Resistance journalists looking to take a break now that Biden is in office

Resistance journalism had a good run and made a lot of people in the media very wealthy and well known within the industry. The journalists who made a name for themselves attack Trump were showered with book deals and became minor celebrities themselves on the left. But with Trump leaving the White House in less than a month, what are all those scrappy journalists planning to do now? Not surprisingly, the answer for many of them appears to be to bring it down a notch (or ten) during the Biden administration.

Olivia Nuzzi tries not to dwell on the unsavory fact that her career took off because of Trump. A lively writer who covered the 2016 campaign for The Daily Beast, she joined New York magazine around the time Trump took office, and quickly became known for her caustic profiles of the president’s hangers-on. TV appearances and awards shortly followed, and in 2018 Nuzzi announced a major book deal with Simon & Schuster…

Nuzzi can already tell that the dynamic will be different in the incoming administration. “On a purely social level, I don’t know that reporting critically on Joe Biden will feel as safe for reporters,” she told me. “You’re not going to get yass queen–ed to death.”

No reporter, with the possible exception of Rachel Maddow, became more emblematic of the resistance to Trump than Jim Acosta. Like Nuzzi he got a book deal for a book all about his battles with the Trump administration.

The drama has made him famous, but Acosta said he doesn’t expect to bring the same crusading style to his coverage of the next administration. “I don’t think the press should be trying to whip up the Biden presidency and turn it into must-see TV in a contrived way,” he said.

If that sounds like a double standard, Acosta told me it’s not partisan—it’s a matter of professional solidarity. In his view, Trump’s campaign to discredit the press has constituted a “nonstop national emergency,” one that required a defiant response. “If being at the White House is not an experience that might merit hazard pay,” he said, “then perhaps it is going to be approached differently.”

PBS’ Yamiche Alcindor, who has given Acosta a run for his money this year, says she hopes the suspicion of government seen from the press corps during the Trump era continues into the Biden administration. “I don’t think it’s going to be boring,” she said. Maybe not but it’s hard to believe Alcindor will stirring things up. She has already swooned over Biden’s cabinet picks, comparing them to superheroes. Alcindor was a reporter during the Obama years as well. You probably never heard of her back then. There’s a reason for that.

But celebrity resistance journalism isn’t the only problem with the progressive media these days. Matt Yglesias has an interesting piece up at his new self-funding blog site which makes a point about this summer’s COVID relief package while also making a larger point about the warped incentives in progressive journalism. He starts with the question of why the “CARES superdole” was treated as a big success by the left. Here’s his explanation:

…there’s a norm in American progressive politics of looking at every glass as half empty.

Basically, the understanding is that whoever can paint the darkest possible portrait of the status quo is the one who is showing the most commitment to the cause. And you see this norm at work across climate change, health care, criminal justice reform, the economy, and everything else. If you’re not saying the sky is falling, that shows you don’t really care. A true comrade in the struggle would deny that any progress has been made or insist that any good news is trivial.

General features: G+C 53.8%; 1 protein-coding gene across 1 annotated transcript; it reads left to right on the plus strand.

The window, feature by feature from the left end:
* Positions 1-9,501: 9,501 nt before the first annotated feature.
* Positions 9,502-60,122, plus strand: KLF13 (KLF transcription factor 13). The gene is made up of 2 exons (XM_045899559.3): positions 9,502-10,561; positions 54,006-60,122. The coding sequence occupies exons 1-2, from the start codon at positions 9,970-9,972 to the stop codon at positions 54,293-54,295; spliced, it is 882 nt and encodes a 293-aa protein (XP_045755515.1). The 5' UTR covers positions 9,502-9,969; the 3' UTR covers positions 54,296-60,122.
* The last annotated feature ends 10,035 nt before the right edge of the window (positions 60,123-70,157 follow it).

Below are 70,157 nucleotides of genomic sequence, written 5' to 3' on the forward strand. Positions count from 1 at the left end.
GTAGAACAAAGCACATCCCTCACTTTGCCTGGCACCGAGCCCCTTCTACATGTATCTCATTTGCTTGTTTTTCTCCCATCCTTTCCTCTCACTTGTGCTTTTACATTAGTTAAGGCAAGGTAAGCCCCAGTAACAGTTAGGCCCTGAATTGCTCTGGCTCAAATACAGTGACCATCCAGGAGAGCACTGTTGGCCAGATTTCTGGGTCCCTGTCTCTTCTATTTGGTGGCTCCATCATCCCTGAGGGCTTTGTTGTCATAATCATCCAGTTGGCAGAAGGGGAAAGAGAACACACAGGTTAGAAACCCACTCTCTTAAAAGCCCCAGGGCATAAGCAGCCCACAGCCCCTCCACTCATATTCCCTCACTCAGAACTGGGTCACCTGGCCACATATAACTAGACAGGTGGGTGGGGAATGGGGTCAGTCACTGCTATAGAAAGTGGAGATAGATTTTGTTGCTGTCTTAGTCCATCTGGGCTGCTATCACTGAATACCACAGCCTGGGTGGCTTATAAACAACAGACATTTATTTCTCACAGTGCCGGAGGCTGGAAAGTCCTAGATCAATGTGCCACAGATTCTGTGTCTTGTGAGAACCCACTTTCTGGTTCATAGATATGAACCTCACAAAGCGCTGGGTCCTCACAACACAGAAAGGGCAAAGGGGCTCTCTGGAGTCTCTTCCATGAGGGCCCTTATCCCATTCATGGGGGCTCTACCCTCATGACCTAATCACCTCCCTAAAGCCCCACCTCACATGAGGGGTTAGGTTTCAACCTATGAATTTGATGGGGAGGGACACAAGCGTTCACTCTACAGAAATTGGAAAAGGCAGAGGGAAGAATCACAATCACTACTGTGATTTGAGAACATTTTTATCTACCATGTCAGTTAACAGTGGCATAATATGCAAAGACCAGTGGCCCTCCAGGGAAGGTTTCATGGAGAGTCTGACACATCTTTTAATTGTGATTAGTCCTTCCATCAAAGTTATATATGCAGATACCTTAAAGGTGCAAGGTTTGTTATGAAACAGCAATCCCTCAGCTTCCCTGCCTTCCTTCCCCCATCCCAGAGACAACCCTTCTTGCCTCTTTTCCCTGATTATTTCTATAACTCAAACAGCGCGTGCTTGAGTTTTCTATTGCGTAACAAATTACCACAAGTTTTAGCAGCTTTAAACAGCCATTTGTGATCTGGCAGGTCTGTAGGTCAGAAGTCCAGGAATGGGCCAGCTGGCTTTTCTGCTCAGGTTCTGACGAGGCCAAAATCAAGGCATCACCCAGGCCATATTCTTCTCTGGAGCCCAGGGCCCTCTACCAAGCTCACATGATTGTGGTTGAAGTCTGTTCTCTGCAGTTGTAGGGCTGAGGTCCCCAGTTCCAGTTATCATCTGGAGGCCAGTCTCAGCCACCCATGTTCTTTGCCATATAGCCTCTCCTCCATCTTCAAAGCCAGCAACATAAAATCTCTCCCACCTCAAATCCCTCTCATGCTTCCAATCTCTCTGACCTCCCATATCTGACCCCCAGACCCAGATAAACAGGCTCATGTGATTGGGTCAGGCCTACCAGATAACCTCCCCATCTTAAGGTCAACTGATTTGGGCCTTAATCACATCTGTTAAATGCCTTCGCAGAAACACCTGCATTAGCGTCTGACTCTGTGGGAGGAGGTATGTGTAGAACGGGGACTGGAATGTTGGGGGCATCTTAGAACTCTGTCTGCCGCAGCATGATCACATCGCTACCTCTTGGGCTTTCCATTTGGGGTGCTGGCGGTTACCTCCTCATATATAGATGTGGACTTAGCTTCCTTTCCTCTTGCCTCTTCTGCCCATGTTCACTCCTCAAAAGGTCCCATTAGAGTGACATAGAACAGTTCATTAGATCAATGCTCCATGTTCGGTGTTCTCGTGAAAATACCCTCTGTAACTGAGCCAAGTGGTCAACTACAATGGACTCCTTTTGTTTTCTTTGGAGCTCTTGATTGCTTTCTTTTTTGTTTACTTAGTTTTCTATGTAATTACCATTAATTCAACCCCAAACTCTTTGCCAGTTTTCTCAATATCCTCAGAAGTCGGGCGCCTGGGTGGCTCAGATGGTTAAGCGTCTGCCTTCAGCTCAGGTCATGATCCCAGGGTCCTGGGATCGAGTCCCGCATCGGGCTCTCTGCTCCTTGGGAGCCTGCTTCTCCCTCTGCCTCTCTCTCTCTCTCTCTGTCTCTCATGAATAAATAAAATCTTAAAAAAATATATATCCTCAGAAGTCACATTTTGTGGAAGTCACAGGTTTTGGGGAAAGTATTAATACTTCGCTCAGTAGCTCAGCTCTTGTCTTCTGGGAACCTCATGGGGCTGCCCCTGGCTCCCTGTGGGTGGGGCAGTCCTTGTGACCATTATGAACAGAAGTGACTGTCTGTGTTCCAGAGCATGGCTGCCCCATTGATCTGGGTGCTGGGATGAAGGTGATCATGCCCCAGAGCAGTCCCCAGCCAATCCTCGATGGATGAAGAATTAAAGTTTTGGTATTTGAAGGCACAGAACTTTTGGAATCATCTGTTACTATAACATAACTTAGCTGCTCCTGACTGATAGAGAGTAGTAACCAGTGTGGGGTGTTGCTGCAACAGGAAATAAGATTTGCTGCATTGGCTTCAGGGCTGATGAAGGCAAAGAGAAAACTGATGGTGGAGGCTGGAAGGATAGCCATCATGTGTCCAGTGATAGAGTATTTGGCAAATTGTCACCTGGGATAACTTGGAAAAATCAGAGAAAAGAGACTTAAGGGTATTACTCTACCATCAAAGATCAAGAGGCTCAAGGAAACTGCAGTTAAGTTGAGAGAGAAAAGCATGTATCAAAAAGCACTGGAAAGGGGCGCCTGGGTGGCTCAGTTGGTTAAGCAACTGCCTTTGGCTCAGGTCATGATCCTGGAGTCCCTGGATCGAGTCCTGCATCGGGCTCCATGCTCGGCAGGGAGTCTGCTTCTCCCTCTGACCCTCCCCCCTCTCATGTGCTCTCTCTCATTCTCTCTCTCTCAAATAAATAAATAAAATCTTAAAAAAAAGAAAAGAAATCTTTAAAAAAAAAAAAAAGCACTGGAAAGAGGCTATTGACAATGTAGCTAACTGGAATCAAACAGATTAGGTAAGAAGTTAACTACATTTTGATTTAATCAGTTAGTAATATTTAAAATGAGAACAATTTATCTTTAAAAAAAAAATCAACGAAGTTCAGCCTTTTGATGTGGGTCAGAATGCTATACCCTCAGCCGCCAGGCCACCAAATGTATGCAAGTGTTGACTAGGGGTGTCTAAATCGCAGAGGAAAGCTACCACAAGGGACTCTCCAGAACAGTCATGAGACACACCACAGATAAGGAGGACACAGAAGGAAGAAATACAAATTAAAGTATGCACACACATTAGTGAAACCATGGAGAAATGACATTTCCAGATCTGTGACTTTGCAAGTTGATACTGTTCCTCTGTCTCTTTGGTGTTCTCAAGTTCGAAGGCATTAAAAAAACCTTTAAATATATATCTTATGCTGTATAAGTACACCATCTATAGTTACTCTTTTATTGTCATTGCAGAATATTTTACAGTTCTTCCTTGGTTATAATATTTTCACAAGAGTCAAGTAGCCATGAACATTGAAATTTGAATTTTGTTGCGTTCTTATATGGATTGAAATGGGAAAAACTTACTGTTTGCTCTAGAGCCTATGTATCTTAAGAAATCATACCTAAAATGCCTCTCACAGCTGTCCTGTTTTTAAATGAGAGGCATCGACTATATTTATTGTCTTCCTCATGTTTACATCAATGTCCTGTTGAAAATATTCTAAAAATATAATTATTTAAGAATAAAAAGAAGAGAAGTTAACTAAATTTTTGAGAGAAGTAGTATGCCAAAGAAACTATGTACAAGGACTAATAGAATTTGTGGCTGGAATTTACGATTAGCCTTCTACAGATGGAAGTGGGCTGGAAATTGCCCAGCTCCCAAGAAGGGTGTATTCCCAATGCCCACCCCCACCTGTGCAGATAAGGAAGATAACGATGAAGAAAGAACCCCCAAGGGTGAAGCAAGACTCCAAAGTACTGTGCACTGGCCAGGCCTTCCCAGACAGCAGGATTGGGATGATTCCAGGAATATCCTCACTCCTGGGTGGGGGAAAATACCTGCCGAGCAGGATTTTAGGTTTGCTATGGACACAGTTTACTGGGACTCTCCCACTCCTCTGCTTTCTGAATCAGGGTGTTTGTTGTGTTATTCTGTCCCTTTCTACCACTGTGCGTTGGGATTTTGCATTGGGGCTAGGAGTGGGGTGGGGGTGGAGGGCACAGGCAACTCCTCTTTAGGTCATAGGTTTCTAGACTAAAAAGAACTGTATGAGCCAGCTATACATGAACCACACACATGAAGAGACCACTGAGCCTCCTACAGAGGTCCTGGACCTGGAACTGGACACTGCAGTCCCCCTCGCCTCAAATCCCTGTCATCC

I tend to think this approach to politics is counterproductive — it’s psychologically and emotionally exhausting, out of touch with people’s lived experience of the world, and ultimately demoralizing and un-motivating. But even if it does in some sense work, it’s simply not true.

Yglesias isn’t calling this resistance journalism but hopefully his comments about “commitment to the cause” and “the struggle” show it’s pretty similar. Psychologically what he’s describing isn’t much different from what Acosta and Alcindor are doing at the White House, i.e. stoking the sense this is an emergency and part of a battle between us (the good people on the left) and them (everyone else).

As Yglesias points out, it’s possible to believe climate change is a serious threat without taking the extreme position that it’s going to wipe out humanity and turn the earth into a superheated clone of Venus. But finding some sort of reasonable middle ground on any issue the left takes up doesn’t garner as many eyeballs and doesn’t make stars out of as many progressive writers as treating everything as an ongoing, world-threatening emergency. Everything is always as bad as it can be, therefore every effort to resist and obstruct is justified, even if it’s not true. It’s the logic of Extinction Rebellion climate change protesters and it’s increasingly being applied to everything all the time.

You may remember Extinction Rebellion as a the extremist mob that blocked traffic and trains in London earlier this year. As former members of that group have pointed out, any kind of nuance or middle ground is seen as compromise. I’ve posted this video of Extinction Rebellion spokesperson Zion Lights before but here’s what it looks like when the media actually does their job and holds progressive catastrophists to account. We haven’t seen much of this in America in the past four years.

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